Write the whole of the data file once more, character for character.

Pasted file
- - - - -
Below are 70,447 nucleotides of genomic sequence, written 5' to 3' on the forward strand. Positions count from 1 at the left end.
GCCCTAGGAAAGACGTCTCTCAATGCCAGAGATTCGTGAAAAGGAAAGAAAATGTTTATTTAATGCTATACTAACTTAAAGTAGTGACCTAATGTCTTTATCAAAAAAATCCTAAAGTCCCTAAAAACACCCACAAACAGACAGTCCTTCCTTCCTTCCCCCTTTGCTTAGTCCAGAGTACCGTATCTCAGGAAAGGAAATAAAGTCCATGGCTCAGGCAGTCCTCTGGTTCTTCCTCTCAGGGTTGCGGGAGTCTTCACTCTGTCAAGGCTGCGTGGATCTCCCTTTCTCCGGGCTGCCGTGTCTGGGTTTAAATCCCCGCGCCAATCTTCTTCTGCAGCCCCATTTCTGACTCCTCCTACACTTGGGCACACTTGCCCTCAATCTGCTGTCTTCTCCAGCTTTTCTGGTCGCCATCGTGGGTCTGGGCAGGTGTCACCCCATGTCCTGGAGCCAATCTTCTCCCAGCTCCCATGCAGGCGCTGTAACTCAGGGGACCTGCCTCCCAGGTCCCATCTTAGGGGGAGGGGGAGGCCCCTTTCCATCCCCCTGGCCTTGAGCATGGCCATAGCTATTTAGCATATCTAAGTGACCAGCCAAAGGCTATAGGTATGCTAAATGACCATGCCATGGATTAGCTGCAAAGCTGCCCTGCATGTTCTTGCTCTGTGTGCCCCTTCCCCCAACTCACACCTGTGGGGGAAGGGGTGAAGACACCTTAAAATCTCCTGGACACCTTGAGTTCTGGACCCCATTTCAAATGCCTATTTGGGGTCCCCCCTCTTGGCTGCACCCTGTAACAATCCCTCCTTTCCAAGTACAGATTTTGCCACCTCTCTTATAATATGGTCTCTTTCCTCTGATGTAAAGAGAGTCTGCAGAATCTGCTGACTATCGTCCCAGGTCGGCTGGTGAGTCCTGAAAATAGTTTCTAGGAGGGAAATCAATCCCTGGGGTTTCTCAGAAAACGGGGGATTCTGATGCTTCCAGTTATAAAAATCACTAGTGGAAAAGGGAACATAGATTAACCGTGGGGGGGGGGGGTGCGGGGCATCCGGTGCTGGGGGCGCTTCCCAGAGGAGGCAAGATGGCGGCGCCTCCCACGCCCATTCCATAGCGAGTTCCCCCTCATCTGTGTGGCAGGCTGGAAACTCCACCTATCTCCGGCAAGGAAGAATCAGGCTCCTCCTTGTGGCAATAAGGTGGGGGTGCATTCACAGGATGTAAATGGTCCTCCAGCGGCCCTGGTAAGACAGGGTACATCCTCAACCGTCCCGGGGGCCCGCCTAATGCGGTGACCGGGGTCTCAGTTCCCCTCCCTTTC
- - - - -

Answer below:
Below are 70,447 nucleotides of genomic sequence, written 5' to 3' on the forward strand. Positions count from 1 at the left end.
GCCCTAGGAAAGACGTCTCTCAATGCCAGAGATTCGTGAAAAGGAAAGAAAATGTTTATTTAATGCTATACTAACTTAAAGTAGTGACCTAATGTCTTTATCAAAAAAATCCTAAAGTCCCTAAAAACACCCACAAACAGACAGTCCTTCCTTCCTTCCCCCTTTGCTTAGTCCAGAGTACCGTATCTCAGGAAAGGAAATAAAGTCCATGGCTCAGGCAGTCCTCTGGTTCTTCCTCTCAGGGTTGCGGGAGTCTTCACTCTGTCAAGGCTGCGTGGATCTCCCTTTCTCCGGGCTGCCGTGTCTGGGTTTAAATCCCCGCGCCAATCTTCTTCTGCAGCCCCATTTCTGACTCCTCCTACACTTGGGCACACTTGCCCTCAATCTGCTGTCTTCTCCAGCTTTTCTGGTCGCCATCGTGGGTCTGGGCAGGTGTCACCCCATGTCCTGGAGCCAATCTTCTCCCAGCTCCCATGCAGGCGCTGTAACTCAGGGGACCTGCCTCCCAGGTCCCATCTTAGGGGGAGGGGGAGGCCCCTTTCCATCCCCCTGGCCTTGAGCATGGCCATAGCTATTTAGCATATCTAAGTGACCAGCCAAAGGCTATAGGTATGCTAAATGACCATGCCATGGATTAGCTGCAAAGCTGCCCTGCATGTTCTTGCTCTGTGTGCCCCTTCCCCCAACTCACACCTGTGGGGGAAGGGGTGAAGACACCTTAAAATCTCCTGGACACCTTGAGTTCTGGACCCCATTTCAAATGCCTATTTGGGGTCCCCCCTCTTGGCTGCACCCTGTAACAATCCCTCCTTTCCAAGTACAGATTTTGCCACCTCTCTTATAATATGGTCTCTTTCCTCTGATGTAAAGAGAGTCTGCAGAATCTGCTGACTATCGTCCCAGGTCGGCTGGTGAGTCCTGAAAATAGTTTCTAGGAGGGAAATCAATCCCTGGGGTTTCTCAGAAAACGGGGGATTCTGATGCTTCCAGTTATAAAAATCACTAGTGGAAAAGGGAACATAGATTAACCGTGGGGGGGGGGGGTGCGGGGCATCCGGTGCTGGGGGCGCTTCCCAGAGGAGGCAAGATGGCGGCGCCTCCCACGCCCATTCCATAGCGAGTTCCCCCTCATCTGTGTGGCAGGCTGGAAACTCCACCTATCTCCGGCAAGGAAGAATCAGGCTCCTCCTTGTGGCAATAAGGTGGGGGTGCATTCACAGGATGTAAATGGTCCTCCAGCGGCCCTGGTAAGACAGGGTACATCCTCAACCGTCCCGGGGGCCCGCCTAATGCGGTGACCGGGGTCTCAGTTCCCCTCCCTTTC